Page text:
- building power through involving a constituency in identifying problems they share and the solutions to those problems;
- identifying the people and structures that can make those solutions possible;
- enlisting those targets in the effort through negotiation and using confrontation and pressure when needed; and
- building an institution that is democratically controlled by that constituency that can develop the capacity to take on further problems and that embodies the will and the power of that constituency.
We want to involve diverse constituencies in our community, across lines of race and class. And of course, we want ultimately to create consensus for action that creates a vibrant, diverse community, where ALL residents have genuine opportunities to achieve their goals. But this must not mean ignoring the issues of power and privilege, or refusing to look at the hard issues of race and class. Community organizing groups are sometimes tagged as being too confrontational — and on occasion we have perhaps been guilty of moving too quickly to a demonstration or protest. But more often, in our opinion, there is instead pressure for "community consensus" that simply reinforces the status quo. Resisting the powerful, relentless, and subtle ways that the market reinforces income inequality — that is, rewards those who already have resources and punishes those who don't — requires strong and forthright action.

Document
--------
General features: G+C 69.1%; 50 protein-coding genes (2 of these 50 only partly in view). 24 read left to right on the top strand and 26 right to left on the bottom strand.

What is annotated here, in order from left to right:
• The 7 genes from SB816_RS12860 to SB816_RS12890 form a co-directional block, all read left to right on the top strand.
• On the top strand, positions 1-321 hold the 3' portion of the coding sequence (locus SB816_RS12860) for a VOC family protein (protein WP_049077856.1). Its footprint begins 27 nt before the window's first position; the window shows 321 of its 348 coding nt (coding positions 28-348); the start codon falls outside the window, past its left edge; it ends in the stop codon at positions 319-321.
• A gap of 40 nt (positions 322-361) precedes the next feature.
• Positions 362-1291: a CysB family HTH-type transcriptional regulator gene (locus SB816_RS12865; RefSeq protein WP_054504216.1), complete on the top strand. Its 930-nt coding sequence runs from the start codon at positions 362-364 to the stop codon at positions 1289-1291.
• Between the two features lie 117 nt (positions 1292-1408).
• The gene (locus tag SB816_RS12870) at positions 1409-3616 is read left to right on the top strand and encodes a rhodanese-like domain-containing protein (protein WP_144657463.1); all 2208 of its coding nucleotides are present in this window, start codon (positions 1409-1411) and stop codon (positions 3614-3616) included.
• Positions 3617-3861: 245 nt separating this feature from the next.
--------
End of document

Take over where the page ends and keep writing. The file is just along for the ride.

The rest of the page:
But this does not mean being negative, or bitter, or always reactive. Instead, we work hard to create a shared, positive, vibrant vision for our community — for a community that is characterized by social and economic justice, and is a place that everyone would want to live. So our "Displacement Free Zone," while often resorting to demonstrations when landlords are evicting seniors, families, and children, starts from the premise that we can have a neighborhood rooted in our values — that it can be a place which is diverse, which respects neighbors, and which doesn't endorse profiteering at the expense of the most vulnerable. We have found that this vision creates substantial consensus, perhaps best judged by the diversity and number of people willing to come out to a protest or demonstration when one of their neighbors is at risk.
Brad Lander has served for 10 years as the executive director of The Fifth Avenue Committee. He serves on the boards of the NYC Association for Neighborhood & Housing Development and Grassroots Leadership, and teaches city planning at the Pratt Institute.